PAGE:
Friday, January 4, 2019

Preserving the Republic (Studio)

Because my interest in B movies and the so-called "Poverty Row" studios has increased greatly over the past few years, I was eager to read Chris Enss and Howard Kazanjian's Cowboys, Creatures, and Classics: The Story of Republic Pictures (Lyons Press). I just wish I could say I loved it.

The illustrations, including movie stills, poster art, and related ephemera, are probably the chief asset of this coffee-table-type book. The text I found less impressive. Chapters offer somewhat superficial overviews of topics such as Western heroes, serials, and stuntmen, leaning pretty heavily on previously published material. The well-documented relationship between studio head Herbert J. Yates and his favorite leading lady, Vera Ralston, is discussed at some length, but in the end I didn't feel as though I'd learned much that I didn't already know.

There are also some errors film buffs won't have any trouble spotting, including the misspelled names of actresses Phyllis Coates and Mabel Normand. And while I appreciated the coverage of Gail Russell and Anne Jeffreys in the chapter on Republic's leading ladies, how do you put out an entire book on this studio with nary a mention of funny lady Judy Canova?

It's a shame to begin a new year talking about a book I can only marginally recommend. I'll try to do better next time out.

Saturday, December 15, 2018

Coming Attraction

I'm pleased to announce that my eighth book will be published by McFarland next year.

It's a history and filmography of Pine-Thomas Productions, makers of more than 75 films in the 1940s and 1950s. The book offers much previously unpublished information about company founders Bill Pine and Bill Thomas, nicknamed "The Dollar Bills" for their ability to produce entertaining movies on modest budgets. In researching the book, I've been fortunate to enjoy the support and assistance of both the Pine and Thomas families, as well as an array of fascinating archival resources. There are also vintage photos you won't see anywhere else.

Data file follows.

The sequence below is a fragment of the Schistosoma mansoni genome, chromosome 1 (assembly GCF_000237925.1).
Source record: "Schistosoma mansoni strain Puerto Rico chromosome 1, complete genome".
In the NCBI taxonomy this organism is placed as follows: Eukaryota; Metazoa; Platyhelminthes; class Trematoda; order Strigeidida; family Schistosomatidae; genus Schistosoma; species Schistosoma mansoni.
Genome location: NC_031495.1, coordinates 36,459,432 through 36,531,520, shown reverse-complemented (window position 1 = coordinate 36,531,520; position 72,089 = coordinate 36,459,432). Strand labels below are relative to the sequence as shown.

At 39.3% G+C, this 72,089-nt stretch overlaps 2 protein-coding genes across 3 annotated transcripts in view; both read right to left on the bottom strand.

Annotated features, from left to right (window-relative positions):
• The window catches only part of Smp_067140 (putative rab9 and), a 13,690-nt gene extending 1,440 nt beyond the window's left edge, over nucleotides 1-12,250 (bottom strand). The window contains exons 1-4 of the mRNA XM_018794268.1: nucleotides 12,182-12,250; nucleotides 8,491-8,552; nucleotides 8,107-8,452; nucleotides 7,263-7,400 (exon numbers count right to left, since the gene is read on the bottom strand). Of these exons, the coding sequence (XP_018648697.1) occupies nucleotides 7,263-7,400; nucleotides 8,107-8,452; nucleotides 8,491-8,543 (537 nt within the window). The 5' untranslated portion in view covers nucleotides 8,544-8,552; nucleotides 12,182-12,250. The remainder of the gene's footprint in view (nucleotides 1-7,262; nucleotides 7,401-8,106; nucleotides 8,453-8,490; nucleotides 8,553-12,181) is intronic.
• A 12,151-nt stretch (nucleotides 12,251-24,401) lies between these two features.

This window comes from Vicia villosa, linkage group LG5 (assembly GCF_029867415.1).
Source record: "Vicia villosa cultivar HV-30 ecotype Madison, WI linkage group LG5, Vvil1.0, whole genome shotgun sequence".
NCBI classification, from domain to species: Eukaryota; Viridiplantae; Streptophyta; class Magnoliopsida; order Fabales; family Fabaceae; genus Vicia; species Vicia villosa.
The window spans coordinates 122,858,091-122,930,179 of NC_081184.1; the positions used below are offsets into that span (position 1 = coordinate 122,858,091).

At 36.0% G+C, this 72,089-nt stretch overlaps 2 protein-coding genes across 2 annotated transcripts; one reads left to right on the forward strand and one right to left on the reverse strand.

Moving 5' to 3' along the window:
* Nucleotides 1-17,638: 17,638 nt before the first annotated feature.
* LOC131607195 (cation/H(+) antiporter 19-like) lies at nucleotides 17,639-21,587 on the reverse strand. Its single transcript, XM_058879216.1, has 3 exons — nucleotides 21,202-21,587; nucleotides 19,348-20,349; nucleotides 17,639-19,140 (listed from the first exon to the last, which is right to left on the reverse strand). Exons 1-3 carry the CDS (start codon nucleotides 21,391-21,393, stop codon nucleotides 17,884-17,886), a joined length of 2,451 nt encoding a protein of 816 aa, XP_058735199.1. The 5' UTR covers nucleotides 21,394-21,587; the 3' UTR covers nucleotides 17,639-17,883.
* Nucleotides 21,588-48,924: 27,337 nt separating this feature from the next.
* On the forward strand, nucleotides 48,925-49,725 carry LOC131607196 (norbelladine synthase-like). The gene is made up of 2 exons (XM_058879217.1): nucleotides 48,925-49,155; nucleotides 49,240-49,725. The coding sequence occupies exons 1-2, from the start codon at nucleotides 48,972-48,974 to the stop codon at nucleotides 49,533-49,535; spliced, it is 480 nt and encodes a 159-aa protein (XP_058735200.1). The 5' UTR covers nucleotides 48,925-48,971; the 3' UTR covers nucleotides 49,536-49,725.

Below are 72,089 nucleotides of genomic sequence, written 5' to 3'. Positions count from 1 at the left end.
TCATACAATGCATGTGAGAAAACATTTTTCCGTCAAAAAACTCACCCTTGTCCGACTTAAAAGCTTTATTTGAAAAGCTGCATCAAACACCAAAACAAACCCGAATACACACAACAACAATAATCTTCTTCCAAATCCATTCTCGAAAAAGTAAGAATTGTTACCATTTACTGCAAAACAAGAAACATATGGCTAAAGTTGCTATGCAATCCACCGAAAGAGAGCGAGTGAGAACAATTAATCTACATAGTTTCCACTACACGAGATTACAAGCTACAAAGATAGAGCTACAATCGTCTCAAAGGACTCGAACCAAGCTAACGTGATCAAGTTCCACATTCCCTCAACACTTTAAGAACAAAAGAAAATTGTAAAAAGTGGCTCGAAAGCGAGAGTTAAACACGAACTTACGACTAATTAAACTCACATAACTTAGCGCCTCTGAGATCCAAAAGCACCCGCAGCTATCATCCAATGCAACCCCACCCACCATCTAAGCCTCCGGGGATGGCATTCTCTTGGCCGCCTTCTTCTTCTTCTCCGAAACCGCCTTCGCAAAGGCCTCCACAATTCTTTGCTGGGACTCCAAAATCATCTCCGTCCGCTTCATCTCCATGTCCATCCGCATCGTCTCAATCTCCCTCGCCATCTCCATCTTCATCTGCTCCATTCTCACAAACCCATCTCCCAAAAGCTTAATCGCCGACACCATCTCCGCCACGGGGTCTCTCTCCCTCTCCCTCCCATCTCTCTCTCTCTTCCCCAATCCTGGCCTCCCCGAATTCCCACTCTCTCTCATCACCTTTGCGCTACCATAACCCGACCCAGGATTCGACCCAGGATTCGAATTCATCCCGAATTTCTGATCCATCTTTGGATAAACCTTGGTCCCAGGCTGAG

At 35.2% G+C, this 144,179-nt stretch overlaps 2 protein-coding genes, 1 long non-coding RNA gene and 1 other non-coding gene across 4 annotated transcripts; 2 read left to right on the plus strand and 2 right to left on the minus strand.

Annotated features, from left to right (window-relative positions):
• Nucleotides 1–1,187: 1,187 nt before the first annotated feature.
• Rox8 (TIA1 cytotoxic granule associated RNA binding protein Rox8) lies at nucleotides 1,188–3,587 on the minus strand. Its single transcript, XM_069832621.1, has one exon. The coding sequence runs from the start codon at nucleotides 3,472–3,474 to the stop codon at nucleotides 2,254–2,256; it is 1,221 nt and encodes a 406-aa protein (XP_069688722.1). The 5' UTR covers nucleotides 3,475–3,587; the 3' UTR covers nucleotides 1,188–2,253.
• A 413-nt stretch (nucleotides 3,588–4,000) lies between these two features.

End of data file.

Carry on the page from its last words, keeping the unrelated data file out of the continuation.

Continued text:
I hope you'll give it a look when it's released. 

Friday, November 23, 2018

Black Friday Sale!

Just a quick mention that my publisher is having a terrific Black Friday sale, for both print and Kindle eBooks. This includes hundreds of great titles on film and television history.

Details are here. Happy reading!

Saturday, November 3, 2018

One Grateful Author

My first holiday gift of the season came early this year, with the publication of Classic Images' November issue. While I'm always happy to see some love for that cinematic guilty pleasure House of Horrors, the biggest treat for me was the review of Gale Storm: A Biography and Career Record that appeared in Laura Wagner's "Book Points" column.

Since I have been reading and admiring Tom Weaver's books for at least 20 years, it came as a huge compliment when Ms. Wagner spotlighted us side-by-side, saying that our mutual publisher McFarland "has two of the best authors of show business history writing for them right now." My book, she says, "gives us a clear sense of who Storm was as a person," adding, "I'll be honest, his recounting of Gale's final years brought a tear to my eye." Throw in her reference to the author's "impeccable research skills," and I might feel a little verklempt myself.

Monday, October 22, 2018

The Trials of O'Brien

"I want to report a murder."
"Who was murdered?"
"I was."

If you recognize that memorable exchange from 1949's film classic D.O.A., you'll want to check out Derek Sculthorpe's newest book, Edmond O'Brien: Everyman of Film Noir (McFarland). It's a welcome and worthy look at the life and career of an Oscar-winning actor who lent his talents to more than 100 films. Aside from D.O.A., O'Brien also created distinctive portraits of complex men in The Barefoot Contessa, White Heat, Seven Days in May, and a host of others. As the author notes, "His character studies were never all one thing. They were not all bad and not all good, but they were human."